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Pagosa Springs and Durango

After a restful night camping beneath the stars, we resumed our journey towards Durango, our spirits rejuvenated. During the drive, the idea of an unplanned detour intrigued us, leading us to an impromptu stop in Pagosa Springs. Our objective was simple – to have a meal at the Riff Riff Brewing Company and unwind in the springs. The Riff Riff Brewery was consistently a positive aspect of our Colorado trips, a place where the bar was alive with conversations and laughter, a testament to the sense of community fostered by their local brews.

Following a satisfying dinner, we headed to the springs. Around 20 hot spring pools awaited, each with its unique temperature, ranging from 90 to 110 degrees. Between dips, we took leisurely walks to the nearby river, immersing ourselves in its crisp waters – a refreshing contrast after a lengthy drive. These moments, where warmth and cold coalesced, offered a truly invigorating experience. We spent several hours there, letting the water ease away our fatigue until the sun gracefully dipped below the horizon.

As the sky adopted dusky hues, we bid our farewell to the springs and embarked on the final leg of the day’s journey – a brief two-hour drive that would take us to Durango.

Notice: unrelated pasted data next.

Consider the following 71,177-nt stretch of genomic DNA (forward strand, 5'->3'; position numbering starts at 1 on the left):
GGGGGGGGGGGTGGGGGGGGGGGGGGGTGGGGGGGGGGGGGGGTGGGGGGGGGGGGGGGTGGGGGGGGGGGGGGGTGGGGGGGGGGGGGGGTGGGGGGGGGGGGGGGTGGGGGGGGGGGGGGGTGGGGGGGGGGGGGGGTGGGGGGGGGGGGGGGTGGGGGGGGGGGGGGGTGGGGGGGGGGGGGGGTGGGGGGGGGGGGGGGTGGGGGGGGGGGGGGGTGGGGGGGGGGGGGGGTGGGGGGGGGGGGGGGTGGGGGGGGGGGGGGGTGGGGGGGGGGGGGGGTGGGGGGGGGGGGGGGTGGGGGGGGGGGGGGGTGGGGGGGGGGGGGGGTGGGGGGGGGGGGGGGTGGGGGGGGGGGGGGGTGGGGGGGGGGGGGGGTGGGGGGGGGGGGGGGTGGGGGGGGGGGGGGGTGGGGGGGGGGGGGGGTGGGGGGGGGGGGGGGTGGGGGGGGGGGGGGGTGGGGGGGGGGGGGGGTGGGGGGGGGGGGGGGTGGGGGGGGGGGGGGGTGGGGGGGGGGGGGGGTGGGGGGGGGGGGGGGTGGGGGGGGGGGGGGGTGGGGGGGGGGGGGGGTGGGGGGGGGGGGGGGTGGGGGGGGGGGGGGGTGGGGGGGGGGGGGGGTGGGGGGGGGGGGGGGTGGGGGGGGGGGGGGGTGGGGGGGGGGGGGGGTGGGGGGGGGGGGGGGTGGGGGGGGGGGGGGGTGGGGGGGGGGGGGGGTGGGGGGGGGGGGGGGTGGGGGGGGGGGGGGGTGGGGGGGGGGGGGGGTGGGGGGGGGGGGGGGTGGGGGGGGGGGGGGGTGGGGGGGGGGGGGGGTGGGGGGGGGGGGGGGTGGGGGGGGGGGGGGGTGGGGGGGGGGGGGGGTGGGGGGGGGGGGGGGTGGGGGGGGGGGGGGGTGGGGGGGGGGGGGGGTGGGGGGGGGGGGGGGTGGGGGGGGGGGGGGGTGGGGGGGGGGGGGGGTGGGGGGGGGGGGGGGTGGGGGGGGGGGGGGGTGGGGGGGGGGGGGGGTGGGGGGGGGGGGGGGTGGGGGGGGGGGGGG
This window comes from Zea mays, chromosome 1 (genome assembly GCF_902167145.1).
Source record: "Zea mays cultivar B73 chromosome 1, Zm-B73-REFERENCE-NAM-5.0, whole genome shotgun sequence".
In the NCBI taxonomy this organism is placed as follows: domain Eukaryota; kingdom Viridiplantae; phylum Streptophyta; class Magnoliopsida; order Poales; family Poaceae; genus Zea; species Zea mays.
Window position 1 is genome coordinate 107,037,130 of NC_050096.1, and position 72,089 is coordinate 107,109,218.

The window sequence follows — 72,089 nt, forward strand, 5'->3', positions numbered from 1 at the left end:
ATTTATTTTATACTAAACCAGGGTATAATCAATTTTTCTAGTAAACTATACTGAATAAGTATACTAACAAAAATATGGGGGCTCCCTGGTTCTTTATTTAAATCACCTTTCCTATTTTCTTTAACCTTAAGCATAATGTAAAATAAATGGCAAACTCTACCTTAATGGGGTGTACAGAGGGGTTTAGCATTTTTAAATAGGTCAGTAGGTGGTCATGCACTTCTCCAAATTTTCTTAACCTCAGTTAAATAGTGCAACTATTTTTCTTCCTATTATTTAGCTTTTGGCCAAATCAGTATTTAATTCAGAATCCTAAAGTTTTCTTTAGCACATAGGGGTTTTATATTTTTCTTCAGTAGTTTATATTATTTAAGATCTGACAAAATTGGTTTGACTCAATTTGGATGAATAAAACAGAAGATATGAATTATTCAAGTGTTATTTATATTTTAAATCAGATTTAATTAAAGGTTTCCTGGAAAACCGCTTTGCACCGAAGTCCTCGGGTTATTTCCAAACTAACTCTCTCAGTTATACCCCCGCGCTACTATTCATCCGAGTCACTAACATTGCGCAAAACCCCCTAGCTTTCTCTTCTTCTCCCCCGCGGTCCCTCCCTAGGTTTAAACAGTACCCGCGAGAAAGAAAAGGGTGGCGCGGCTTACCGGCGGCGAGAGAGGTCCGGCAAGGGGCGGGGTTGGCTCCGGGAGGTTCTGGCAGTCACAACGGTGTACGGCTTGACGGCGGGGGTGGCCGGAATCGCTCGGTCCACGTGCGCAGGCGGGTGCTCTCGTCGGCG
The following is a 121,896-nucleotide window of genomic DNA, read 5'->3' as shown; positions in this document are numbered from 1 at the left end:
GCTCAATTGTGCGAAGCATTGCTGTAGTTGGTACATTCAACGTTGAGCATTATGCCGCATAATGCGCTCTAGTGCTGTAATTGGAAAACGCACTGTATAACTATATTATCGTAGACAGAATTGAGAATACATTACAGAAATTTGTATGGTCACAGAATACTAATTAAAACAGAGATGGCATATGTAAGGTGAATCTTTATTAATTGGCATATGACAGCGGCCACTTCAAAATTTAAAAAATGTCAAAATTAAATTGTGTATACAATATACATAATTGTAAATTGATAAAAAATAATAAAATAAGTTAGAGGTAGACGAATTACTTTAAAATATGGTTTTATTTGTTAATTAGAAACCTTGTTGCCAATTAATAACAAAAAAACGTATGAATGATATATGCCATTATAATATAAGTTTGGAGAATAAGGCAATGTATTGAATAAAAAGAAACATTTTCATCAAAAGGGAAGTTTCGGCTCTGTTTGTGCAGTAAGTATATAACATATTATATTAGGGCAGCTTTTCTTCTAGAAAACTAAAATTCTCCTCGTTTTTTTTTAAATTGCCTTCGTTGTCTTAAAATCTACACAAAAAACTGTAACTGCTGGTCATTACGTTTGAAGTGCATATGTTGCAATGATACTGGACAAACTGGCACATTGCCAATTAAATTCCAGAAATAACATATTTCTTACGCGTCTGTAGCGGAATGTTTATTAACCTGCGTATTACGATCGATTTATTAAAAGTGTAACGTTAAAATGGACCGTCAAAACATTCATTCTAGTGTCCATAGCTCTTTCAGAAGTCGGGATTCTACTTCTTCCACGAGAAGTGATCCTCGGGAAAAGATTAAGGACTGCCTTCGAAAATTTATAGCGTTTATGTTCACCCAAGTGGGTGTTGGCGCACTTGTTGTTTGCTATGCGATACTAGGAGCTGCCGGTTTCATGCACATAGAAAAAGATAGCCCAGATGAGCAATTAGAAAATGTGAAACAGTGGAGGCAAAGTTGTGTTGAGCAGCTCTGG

When I share tales of Durango with my friends, I affectionately label it a quintessential Colorado cowboy town. Its downtown possesses an undeniable charm, and the historic craftsman homes along first, second, and third avenues seem to echo the town’s rich heritage. Encircled by majestic mountains and merely a brisk 25-minute drive away from the impressive ski destination aptly named… wait for it… Purgatory. It’s not as ominous as it might sound, yet it still stands as a remarkable mountain for skiing. With familial ties in the area, I’ve been making pilgrimages to Durango for years. While skiing has traditionally been the primary reason for my visits, the summers offer a welcomed respite from the sweltering Galveston heat, prompting more frequent escapes to this mountain enclave.

Late into the evening, the boys and I arrived, stealing an hour with our family before the night’s curtain closed. As morning dawned, we transitioned into our new abode – a 32-foot RV that we had rented, a camper that you can drive, as Connor would say. Personally, I’ve simply taken to calling it “the beast.” This was to be our trusted steed for the upcoming stretch of our adventure.